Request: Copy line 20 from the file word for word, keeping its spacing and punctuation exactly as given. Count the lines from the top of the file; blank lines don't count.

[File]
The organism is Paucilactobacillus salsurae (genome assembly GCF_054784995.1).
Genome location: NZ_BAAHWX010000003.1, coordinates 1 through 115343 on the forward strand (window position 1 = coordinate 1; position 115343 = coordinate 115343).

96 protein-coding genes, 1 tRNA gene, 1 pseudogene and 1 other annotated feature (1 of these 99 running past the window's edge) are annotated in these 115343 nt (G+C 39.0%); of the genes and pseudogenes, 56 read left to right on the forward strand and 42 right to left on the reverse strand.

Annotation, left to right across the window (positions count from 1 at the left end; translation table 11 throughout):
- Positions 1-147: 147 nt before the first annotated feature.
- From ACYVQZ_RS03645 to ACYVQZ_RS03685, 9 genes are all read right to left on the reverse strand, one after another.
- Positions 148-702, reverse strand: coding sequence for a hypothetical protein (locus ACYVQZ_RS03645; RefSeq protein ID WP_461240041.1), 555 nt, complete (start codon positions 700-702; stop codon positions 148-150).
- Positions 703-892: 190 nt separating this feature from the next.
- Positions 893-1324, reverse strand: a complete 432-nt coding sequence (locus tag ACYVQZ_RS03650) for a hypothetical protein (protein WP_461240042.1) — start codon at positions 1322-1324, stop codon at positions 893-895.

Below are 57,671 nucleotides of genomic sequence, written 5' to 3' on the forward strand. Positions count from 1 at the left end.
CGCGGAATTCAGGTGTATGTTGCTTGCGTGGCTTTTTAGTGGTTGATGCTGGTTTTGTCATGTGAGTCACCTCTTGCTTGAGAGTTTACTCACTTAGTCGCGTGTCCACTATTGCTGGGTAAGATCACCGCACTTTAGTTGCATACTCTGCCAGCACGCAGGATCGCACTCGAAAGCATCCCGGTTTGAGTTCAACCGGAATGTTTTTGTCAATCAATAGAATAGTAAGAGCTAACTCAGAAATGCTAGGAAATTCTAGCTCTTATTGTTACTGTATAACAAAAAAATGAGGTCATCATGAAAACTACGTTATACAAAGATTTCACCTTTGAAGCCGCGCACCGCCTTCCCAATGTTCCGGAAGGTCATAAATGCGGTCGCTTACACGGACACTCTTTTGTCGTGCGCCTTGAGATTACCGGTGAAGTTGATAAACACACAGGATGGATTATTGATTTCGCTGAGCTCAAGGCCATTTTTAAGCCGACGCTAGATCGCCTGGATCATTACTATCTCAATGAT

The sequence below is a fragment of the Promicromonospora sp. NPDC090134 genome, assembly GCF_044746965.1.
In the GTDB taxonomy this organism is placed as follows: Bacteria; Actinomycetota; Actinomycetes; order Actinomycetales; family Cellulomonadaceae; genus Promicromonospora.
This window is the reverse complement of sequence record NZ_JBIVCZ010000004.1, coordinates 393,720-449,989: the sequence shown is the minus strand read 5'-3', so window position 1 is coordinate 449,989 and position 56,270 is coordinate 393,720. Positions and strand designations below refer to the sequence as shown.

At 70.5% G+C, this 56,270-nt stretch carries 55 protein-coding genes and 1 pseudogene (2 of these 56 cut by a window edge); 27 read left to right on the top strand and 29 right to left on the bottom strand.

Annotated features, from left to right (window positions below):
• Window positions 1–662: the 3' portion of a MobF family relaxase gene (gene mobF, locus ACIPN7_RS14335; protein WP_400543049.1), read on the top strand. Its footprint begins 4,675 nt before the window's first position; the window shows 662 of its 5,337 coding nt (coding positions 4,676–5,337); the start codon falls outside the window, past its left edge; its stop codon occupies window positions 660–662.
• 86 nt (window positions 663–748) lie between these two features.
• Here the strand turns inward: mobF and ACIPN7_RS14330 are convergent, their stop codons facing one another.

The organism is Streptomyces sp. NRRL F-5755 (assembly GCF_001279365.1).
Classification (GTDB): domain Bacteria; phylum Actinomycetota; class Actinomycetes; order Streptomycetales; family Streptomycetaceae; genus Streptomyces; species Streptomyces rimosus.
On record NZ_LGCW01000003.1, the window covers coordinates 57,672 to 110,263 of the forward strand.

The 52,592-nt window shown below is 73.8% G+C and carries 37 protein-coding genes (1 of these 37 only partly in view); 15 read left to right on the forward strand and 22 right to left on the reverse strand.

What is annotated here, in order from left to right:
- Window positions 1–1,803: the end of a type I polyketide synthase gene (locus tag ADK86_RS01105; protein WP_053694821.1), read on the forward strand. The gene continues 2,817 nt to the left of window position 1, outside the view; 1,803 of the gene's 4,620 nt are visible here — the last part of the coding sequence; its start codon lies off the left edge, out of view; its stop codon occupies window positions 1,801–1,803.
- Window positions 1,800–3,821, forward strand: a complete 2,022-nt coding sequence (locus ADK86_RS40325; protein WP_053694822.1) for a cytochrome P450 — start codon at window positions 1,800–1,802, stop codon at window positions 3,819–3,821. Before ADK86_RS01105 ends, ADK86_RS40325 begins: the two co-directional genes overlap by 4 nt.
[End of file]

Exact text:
The organism is Streptomyces sp. NRRL F-5755 (assembly GCF_001279365.1).